Council of Science Editors:

Deshpande MS. Palmitoyl ascorbate-modified liposomes for the treatment of renal cell carcinoma. [Doctoral Dissertation]. Northeastern University; 2014. Available from: http://hdl.handle.net/2047/D20196652


Northeastern University

15. Essex, Sean. Novel phospholipid-modified-polyethylenimine (PLPEI)-based-nanocarriers for siRNA delivery.

Degree: PhD, School of Pharmacy, 2013, Northeastern University

 This project was designed with a clear aim of developing effective, novel, non-viral siRNA nanocarriers for further application in the treatment of Cancer. Micelle-like nanoparticles… (more)

Subjects/Keywords: lipid; nanocarrier; PEI; polymer; siRNA; Nanoparticles; Therapeutic use; Drug delivery systems; Small interfering RNA; Therapeutic use; Polyethylene; Therapeutic use; Polymers; Therapeutic use; Micelles; Therapeutic use; Breast; Cancer; Treatment

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APA · Chicago · MLA · Vancouver · CSE | Export to Zotero / EndNote / Reference Manager

APA (6th Edition):

Essex, S. (2013). Novel phospholipid-modified-polyethylenimine (PLPEI)-based-nanocarriers for siRNA delivery. (Doctoral Dissertation). Northeastern University. Retrieved from http://hdl.handle.net/2047/D20196782

Chicago Manual of Style (16th Edition):

Essex, Sean. “Novel phospholipid-modified-polyethylenimine (PLPEI)-based-nanocarriers for siRNA delivery.” 2013. Doctoral Dissertation, Northeastern University. Accessed March 26, 2019. http://hdl.handle.net/2047/D20196782.

MLA Handbook (7th Edition):

Essex, Sean. “Novel phospholipid-modified-polyethylenimine (PLPEI)-based-nanocarriers for siRNA delivery.” 2013. Web. 26 Mar 2019.

Vancouver:

Essex S. Novel phospholipid-modified-polyethylenimine (PLPEI)-based-nanocarriers for siRNA delivery. [Internet] [Doctoral dissertation]. Northeastern University; 2013. [cited 2019 Mar 26]. Available from: http://hdl.handle.net/2047/D20196782.

Council of Science Editors:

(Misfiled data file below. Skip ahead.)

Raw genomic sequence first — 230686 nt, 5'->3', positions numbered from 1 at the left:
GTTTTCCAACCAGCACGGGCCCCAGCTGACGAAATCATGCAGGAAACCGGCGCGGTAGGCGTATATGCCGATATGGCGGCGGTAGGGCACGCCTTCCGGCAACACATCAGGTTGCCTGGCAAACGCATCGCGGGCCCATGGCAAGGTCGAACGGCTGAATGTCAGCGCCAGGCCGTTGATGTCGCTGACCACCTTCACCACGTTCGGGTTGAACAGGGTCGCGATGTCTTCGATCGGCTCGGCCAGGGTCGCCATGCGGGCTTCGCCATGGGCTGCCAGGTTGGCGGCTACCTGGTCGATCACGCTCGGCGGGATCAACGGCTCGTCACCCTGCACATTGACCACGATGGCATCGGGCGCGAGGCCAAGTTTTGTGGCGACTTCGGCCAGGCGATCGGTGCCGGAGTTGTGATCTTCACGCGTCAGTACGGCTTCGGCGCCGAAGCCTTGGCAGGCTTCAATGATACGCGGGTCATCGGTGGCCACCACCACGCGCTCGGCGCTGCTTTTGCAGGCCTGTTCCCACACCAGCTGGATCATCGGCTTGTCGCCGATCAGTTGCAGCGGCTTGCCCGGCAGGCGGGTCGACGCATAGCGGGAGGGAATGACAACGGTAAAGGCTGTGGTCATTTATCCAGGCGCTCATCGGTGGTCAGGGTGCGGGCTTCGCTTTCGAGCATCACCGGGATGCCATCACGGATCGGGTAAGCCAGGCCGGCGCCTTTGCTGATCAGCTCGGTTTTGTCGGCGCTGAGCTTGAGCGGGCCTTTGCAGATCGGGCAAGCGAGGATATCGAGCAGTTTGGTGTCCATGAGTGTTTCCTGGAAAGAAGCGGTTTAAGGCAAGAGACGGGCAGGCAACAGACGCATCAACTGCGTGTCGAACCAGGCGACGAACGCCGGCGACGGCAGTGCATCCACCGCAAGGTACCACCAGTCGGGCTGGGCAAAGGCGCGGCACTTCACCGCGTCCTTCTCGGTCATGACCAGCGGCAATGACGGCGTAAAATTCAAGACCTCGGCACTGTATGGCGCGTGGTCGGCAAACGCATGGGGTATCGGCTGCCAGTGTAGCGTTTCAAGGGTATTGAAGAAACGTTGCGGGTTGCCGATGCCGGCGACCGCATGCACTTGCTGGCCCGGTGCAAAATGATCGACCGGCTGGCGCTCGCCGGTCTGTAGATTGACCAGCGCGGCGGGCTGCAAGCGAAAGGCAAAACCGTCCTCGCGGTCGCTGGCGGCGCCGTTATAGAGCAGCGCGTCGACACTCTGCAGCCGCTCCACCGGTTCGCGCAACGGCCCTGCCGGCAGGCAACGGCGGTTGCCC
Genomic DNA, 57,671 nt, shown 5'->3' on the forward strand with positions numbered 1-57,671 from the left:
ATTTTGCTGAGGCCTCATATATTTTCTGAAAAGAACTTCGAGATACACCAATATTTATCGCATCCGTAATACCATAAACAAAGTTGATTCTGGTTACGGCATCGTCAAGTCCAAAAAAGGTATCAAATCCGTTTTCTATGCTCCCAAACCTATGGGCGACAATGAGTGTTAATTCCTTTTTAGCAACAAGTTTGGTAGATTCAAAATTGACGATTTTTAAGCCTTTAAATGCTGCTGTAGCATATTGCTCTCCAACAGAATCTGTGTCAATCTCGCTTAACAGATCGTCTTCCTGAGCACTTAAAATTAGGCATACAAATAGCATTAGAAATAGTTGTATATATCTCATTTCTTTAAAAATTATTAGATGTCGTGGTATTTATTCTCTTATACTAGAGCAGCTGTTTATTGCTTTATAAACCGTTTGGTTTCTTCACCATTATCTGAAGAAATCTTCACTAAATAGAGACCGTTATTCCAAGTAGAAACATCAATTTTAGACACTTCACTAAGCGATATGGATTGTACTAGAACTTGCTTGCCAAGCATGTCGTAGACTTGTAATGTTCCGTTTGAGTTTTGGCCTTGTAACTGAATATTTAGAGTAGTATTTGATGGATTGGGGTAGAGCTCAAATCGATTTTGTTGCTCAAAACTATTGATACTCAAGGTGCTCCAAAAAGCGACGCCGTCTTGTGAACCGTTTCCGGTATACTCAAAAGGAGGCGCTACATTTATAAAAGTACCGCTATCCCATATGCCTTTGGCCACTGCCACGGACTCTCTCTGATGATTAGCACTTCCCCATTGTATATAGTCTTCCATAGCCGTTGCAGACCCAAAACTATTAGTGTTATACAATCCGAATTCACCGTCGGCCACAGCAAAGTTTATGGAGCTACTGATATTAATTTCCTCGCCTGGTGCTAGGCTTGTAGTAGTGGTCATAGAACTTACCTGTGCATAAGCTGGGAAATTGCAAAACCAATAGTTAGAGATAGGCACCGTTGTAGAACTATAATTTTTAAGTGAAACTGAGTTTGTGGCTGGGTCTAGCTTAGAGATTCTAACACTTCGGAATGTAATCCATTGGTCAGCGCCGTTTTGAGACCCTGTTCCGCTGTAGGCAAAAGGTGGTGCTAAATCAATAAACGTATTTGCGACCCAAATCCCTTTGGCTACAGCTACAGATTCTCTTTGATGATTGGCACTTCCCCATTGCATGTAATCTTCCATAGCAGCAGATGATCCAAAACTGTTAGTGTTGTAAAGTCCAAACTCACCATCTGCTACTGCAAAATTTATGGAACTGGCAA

Essex S. Novel phospholipid-modified-polyethylenimine (PLPEI)-based-nanocarriers for siRNA delivery. [Doctoral Dissertation]. Northeastern University; 2013. Available from: http://hdl.handle.net/2047/D20196782


Northeastern University

16. Xu, Jing. Multimodal therapeutic strategy for pancreatic cancer: EGFR-targeted gelatin-based nanoparticles for combination wild-type p53 gene and cytotoxic drug delivery.

Degree: PhD, School of Pharmacy, 2013, Northeastern University

 Pancreatic adenocarcinoma is the fourth lethal cancer in the United States. Many therapeutic strategies such as the chemotherapy and gene therapy have been applied as… (more)

Subjects/Keywords: Drug Delivery; epidermal growth factor receptor (EGFR) targeting; Gene Therapy; Pancreatic Cancer; Thiolated type B gelatin nanoparticles; wild type p53; Medicinal Chemistry and Pharmaceutics; Pharmacology, Toxicology and Environmental Health

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APA · Chicago · MLA · Vancouver · CSE | Export to Zotero / EndNote / Reference Manager

APA (6th Edition):

Xu, J. (2013). Multimodal therapeutic strategy for pancreatic cancer: EGFR-targeted gelatin-based nanoparticles for combination wild-type p53 gene and cytotoxic drug delivery. (Doctoral Dissertation). Northeastern University. Retrieved from http://hdl.handle.net/2047/d20003307

Chicago Manual of Style (16th Edition):

Xu, Jing. “Multimodal therapeutic strategy for pancreatic cancer: EGFR-targeted gelatin-based nanoparticles for combination wild-type p53 gene and cytotoxic drug delivery.” 2013. Doctoral Dissertation, Northeastern University. Accessed March 26, 2019. http://hdl.handle.net/2047/d20003307.

MLA Handbook (7th Edition):

Xu, Jing. “Multimodal therapeutic strategy for pancreatic cancer: EGFR-targeted gelatin-based nanoparticles for combination wild-type p53 gene and cytotoxic drug delivery.” 2013. Web. 26 Mar 2019.

Vancouver:

Xu J. Multimodal therapeutic strategy for pancreatic cancer: EGFR-targeted gelatin-based nanoparticles for combination wild-type p53 gene and cytotoxic drug delivery. [Internet] [Doctoral dissertation]. Northeastern University; 2013. [cited 2019 Mar 26]. Available from: http://hdl.handle.net/2047/d20003307.

Council of Science Editors:

Xu J. Multimodal therapeutic strategy for pancreatic cancer: EGFR-targeted gelatin-based nanoparticles for combination wild-type p53 gene and cytotoxic drug delivery. [Doctoral Dissertation]. Northeastern University; 2013. Available from: http://hdl.handle.net/2047/d20003307


Northeastern University

17. Vlerken, Lilian Emilia van. Modulation of multidrug resistance in cancer using polymer blend nanoparticles.

Degree: PhD, School of Pharmacy, 2008, Northeastern University

 The development of multidrug resistance (MDR) to a wide variety of chemotherapeutic agents is one of the most challenging aspects of cancer therapy, and is… (more)

Subjects/Keywords: Health Sciences; Nanotechnology; Cancer; Drug resistance in cancer cells; Multidrug resistance; Drug delivery systems; Pharmacy and Pharmaceutical Sciences

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APA · Chicago · MLA · Vancouver · CSE | Export to Zotero / EndNote / Reference Manager

APA (6th Edition):

Vlerken, L. E. v. (2008). Modulation of multidrug resistance in cancer using polymer blend nanoparticles. (Doctoral Dissertation). Northeastern University. Retrieved from http://hdl.handle.net/2047/d10017355

Chicago Manual of Style (16th Edition):